A number of residents described the older generation of business and political leadership as being in the background. There is a feeling in town that newer folks are taking over and most people thought this was a good idea. The older generation is credited with moving the community from a timber economy to a recreation economy, and the newer leadership as further developing and broadening tourism activities. Old timers even lost one of their gathering places as a local café was taken over by new owners and the side room made into a gift display featuring local artist crafts.


Refer to Section Two.

Work Routines

Local residents were quick to point out that timber is no longer the economic base. The last big mill, "Green Veneer," closed about five years ago, and that was the last large employer in town. A window manufacturing facility opened in 1998 and employs about seven people.

One person noted that the town has gotten over its initial anger and frustration over losing the timber industry, and is starting to accept more that "cabins and tourism is the way that rural life will be." [109] Other residents point to their resistance in becoming a tourist town. For them, the "replacement value" of the timber economy is not tourism but some other commercial endeavor.

"I moved here with my husband when he got a job in one of the mills. It closed 8-9 years ago. Of those that stayed, some got jobs further down the canyon and some like my husband became truckers. Trucking fits the logging mentality - the independence, the driving."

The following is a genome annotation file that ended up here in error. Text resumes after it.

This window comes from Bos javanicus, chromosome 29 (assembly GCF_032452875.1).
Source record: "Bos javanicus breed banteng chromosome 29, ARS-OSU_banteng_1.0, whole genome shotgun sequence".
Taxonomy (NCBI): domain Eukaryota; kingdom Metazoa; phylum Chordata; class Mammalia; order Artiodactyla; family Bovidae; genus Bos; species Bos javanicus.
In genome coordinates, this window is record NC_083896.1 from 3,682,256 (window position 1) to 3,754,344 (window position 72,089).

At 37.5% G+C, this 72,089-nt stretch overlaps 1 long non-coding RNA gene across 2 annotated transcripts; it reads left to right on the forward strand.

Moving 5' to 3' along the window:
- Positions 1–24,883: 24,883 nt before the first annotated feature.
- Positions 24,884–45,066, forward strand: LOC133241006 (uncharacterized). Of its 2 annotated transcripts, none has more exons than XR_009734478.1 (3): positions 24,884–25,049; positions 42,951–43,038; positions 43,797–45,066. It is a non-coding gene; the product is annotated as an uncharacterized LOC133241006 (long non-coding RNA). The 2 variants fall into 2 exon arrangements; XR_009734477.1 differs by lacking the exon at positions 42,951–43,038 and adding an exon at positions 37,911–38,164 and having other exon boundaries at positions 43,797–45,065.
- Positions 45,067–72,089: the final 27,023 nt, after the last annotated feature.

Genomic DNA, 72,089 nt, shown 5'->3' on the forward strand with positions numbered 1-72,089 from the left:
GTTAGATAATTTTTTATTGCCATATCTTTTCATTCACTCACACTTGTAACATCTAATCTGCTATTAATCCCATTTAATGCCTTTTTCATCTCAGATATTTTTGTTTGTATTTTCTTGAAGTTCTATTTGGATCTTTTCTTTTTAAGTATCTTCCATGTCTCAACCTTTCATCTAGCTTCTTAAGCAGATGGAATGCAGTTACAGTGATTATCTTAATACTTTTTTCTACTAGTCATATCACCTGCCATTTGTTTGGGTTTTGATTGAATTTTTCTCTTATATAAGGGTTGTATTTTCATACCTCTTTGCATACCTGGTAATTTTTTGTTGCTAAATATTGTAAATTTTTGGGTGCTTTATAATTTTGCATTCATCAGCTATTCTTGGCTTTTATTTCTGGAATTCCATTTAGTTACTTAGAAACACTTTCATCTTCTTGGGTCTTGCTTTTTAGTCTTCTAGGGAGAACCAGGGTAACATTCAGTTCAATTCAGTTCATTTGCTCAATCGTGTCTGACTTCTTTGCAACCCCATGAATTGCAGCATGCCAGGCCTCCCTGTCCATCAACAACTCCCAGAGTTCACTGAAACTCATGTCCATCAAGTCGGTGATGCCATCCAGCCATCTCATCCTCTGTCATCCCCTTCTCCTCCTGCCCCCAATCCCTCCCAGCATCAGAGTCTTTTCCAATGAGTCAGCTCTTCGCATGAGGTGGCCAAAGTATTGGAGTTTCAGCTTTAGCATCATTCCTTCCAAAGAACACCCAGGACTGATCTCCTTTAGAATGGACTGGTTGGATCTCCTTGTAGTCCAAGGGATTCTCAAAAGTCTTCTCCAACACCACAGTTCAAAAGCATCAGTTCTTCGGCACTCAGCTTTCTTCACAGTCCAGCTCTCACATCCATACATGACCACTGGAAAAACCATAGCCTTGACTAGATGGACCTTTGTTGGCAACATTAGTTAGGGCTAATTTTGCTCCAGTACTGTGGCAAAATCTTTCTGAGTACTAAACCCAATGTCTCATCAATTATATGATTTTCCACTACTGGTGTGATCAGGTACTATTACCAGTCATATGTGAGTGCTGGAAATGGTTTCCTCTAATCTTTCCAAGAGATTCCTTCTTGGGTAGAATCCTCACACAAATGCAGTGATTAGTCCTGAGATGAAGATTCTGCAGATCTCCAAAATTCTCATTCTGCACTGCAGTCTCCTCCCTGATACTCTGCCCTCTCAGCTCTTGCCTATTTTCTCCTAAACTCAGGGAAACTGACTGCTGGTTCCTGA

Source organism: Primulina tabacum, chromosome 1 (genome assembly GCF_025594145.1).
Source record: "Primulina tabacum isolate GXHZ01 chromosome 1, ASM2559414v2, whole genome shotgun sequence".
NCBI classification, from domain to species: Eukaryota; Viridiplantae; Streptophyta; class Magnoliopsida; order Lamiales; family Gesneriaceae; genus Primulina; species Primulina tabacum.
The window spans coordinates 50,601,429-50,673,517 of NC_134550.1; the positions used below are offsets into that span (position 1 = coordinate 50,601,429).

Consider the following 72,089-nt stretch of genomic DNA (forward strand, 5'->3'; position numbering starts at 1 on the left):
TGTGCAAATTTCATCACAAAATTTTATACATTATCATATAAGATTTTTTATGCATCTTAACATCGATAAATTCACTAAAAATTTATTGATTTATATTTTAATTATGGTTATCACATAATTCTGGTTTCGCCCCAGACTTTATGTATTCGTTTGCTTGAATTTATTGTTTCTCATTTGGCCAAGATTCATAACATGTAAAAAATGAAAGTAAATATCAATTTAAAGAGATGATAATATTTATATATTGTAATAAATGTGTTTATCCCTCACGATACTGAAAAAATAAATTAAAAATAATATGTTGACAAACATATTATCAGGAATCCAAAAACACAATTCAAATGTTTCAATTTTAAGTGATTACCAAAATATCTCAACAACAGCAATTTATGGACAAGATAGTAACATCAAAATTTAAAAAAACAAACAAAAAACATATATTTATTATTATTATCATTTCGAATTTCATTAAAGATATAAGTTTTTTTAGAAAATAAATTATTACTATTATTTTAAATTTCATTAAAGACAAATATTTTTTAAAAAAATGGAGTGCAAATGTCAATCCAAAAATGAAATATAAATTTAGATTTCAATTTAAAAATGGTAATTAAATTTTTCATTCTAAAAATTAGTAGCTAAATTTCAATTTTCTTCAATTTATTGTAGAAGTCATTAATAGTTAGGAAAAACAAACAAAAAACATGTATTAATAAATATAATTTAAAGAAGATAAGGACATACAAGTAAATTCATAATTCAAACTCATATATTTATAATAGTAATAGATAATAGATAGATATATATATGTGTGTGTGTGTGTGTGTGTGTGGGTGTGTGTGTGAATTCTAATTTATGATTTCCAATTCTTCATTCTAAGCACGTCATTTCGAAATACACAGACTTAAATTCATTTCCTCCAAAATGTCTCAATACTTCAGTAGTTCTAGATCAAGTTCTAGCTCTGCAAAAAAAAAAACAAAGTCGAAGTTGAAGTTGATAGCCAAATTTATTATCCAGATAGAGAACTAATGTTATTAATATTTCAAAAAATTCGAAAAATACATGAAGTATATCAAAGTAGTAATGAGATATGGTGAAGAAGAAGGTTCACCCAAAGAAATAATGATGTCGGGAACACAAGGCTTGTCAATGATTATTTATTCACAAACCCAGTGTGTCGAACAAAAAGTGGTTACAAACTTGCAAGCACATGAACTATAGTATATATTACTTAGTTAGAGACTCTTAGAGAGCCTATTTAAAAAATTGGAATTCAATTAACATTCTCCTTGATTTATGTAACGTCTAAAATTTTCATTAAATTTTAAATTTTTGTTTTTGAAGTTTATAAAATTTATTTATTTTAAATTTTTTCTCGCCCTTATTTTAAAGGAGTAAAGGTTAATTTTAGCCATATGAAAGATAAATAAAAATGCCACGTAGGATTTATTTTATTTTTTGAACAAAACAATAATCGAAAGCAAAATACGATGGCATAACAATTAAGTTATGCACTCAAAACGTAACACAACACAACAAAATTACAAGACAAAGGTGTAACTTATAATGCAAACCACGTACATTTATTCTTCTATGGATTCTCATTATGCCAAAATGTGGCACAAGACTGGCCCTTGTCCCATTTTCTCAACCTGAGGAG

"Green Veneer had 2-3 shifts but 90% of the workers lived elsewhere, as far as Mehama."

"When Freres lumber laid off a lot of people in the late 1980s, that hurt us."

"My last mill was Green Veneer, and before that Young and Morgan."

"We saw the mills close down, one by one. Then the school began to cut down. The high school was the first school in Detroit that closed."

Woods products employment continues to be an important source of jobs. Small-scale and private logging continues. There is reportedly a large operation, based in Lyons, making Christmas tree wreaths. One local gentleman uses poles from "trash" trees for his willow furniture. A small number of other people familiar with the woods are orienting themselves to visitors.

"Local folks often refer out-of-towners to me for tips or guiding on forest hikes. I take people out or show them where to go."

It is clear that at least at present, the leadership of the communities is oriented around tourism development. Particularly in light of the slow season experienced last year due to low water levels at Detroit Lake, political and business leadership appears united in fostering greater cooperation in developing the tourism sector.

"You can't start a new business in Detroit without helping the community. The new owners are about change."

Support Services

Long-term plans are underway to build the infrastructure of both Idanha and Detroit. These include a sewer system, road improvement, and turning the old Detroit school (now a "blight in this small town") into a multi-service community center (gym, pool, services, meeting area, kitchen). The new infrastructure will make it easier for business and industry to locate in the area.